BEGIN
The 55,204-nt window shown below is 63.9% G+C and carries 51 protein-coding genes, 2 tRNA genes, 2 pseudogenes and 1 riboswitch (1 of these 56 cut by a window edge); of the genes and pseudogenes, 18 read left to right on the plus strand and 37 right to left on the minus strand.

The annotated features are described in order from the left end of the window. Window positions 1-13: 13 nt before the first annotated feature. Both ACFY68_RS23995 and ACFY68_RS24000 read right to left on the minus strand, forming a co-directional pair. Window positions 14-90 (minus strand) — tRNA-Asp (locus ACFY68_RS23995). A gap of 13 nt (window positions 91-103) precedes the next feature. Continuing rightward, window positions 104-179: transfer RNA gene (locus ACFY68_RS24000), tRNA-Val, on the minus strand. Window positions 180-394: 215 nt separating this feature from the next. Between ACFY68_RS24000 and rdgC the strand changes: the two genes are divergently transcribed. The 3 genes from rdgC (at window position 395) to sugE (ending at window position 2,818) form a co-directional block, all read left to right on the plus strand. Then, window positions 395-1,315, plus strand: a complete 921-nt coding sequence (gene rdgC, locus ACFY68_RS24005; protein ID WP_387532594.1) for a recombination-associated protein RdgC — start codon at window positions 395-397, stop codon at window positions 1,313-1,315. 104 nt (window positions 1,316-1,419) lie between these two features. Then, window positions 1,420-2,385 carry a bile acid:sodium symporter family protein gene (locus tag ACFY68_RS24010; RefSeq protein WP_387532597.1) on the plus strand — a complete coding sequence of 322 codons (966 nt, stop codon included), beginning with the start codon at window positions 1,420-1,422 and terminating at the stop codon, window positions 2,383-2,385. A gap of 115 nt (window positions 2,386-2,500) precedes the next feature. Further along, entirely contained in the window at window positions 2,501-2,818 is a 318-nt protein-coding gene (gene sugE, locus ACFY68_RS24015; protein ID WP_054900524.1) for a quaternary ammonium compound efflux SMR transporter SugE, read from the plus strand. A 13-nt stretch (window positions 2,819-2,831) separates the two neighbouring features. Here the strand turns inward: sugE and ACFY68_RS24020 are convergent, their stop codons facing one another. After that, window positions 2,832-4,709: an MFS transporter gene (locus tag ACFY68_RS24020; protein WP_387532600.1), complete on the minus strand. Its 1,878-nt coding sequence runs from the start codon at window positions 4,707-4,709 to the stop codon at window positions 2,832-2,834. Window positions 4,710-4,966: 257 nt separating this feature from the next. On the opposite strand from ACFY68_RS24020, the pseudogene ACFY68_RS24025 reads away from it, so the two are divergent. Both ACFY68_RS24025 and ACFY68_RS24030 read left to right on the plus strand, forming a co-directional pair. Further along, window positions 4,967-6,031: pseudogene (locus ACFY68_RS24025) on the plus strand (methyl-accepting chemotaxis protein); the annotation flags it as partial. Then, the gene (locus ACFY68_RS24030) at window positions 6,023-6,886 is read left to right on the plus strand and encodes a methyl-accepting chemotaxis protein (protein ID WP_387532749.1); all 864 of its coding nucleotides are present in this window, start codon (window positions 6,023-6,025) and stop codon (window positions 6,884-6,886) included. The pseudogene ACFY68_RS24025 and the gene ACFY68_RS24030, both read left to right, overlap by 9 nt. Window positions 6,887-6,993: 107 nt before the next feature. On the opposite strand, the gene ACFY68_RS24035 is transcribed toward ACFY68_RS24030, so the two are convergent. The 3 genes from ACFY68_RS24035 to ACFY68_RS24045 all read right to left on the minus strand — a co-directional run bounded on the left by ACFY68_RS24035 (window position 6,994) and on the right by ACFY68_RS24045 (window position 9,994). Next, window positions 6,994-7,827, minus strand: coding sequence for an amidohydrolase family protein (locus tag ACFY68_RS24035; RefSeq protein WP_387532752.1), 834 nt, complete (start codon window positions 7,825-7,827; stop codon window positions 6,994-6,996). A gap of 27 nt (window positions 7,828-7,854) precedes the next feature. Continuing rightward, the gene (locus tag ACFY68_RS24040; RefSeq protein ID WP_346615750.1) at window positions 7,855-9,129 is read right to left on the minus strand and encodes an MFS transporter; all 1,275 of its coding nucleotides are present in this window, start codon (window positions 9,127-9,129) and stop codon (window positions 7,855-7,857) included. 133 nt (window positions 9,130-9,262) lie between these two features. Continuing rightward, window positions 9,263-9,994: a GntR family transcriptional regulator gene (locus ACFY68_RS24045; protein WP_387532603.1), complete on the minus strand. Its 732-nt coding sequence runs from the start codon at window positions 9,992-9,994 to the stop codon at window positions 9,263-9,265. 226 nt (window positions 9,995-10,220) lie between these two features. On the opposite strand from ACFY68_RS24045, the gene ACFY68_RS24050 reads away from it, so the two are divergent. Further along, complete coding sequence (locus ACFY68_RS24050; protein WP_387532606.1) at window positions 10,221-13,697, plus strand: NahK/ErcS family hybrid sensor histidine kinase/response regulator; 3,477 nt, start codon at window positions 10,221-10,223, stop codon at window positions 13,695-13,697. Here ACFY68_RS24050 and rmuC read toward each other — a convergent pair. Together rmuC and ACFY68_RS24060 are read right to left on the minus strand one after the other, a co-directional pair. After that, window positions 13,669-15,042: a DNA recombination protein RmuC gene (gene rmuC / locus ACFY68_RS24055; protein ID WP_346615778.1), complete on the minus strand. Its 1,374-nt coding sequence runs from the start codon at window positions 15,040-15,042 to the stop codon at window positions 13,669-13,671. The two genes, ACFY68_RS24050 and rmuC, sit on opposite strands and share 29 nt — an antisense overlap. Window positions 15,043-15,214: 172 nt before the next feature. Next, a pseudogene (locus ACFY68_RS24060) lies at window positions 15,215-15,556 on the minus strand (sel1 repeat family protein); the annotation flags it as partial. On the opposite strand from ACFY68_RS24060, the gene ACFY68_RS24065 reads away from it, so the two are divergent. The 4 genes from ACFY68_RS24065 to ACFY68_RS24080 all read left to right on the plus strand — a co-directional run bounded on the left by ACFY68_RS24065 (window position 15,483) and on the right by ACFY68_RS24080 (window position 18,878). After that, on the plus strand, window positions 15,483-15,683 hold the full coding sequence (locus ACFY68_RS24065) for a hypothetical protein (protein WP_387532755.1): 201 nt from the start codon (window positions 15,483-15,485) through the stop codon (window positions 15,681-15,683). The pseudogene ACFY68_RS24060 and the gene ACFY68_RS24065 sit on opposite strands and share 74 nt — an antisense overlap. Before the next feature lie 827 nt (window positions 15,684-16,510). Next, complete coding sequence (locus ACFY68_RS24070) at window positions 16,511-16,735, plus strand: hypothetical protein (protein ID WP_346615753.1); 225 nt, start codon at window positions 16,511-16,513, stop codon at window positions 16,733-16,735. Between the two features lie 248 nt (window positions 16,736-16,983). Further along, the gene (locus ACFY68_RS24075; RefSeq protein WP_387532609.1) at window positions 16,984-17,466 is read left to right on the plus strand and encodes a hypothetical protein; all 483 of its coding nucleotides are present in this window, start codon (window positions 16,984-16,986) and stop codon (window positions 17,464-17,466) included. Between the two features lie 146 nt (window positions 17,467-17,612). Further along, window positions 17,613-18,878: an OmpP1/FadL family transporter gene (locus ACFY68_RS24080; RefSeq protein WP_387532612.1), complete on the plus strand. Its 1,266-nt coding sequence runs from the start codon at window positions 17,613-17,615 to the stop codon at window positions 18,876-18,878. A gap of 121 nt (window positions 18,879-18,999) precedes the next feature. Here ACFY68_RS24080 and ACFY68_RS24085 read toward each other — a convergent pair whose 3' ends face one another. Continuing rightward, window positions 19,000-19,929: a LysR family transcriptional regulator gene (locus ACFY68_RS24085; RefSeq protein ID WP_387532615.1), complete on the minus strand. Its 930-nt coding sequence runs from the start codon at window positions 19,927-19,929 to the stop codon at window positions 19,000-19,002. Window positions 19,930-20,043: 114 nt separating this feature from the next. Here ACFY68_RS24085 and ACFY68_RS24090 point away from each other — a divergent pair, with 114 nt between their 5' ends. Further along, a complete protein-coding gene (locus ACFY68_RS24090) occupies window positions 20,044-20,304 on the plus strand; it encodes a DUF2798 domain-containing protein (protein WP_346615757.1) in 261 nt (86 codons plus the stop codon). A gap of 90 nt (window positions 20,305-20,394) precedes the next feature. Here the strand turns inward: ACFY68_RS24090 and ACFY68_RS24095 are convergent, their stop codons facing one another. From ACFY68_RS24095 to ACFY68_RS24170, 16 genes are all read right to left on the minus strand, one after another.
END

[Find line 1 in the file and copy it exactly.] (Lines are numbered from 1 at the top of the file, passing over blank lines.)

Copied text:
The 55,204-nt window shown below is 63.9% G+C and carries 51 protein-coding genes, 2 tRNA genes, 2 pseudogenes and 1 riboswitch (1 of these 56 cut by a window edge); of the genes and pseudogenes, 18 read left to right on the plus strand and 37 right to left on the minus strand.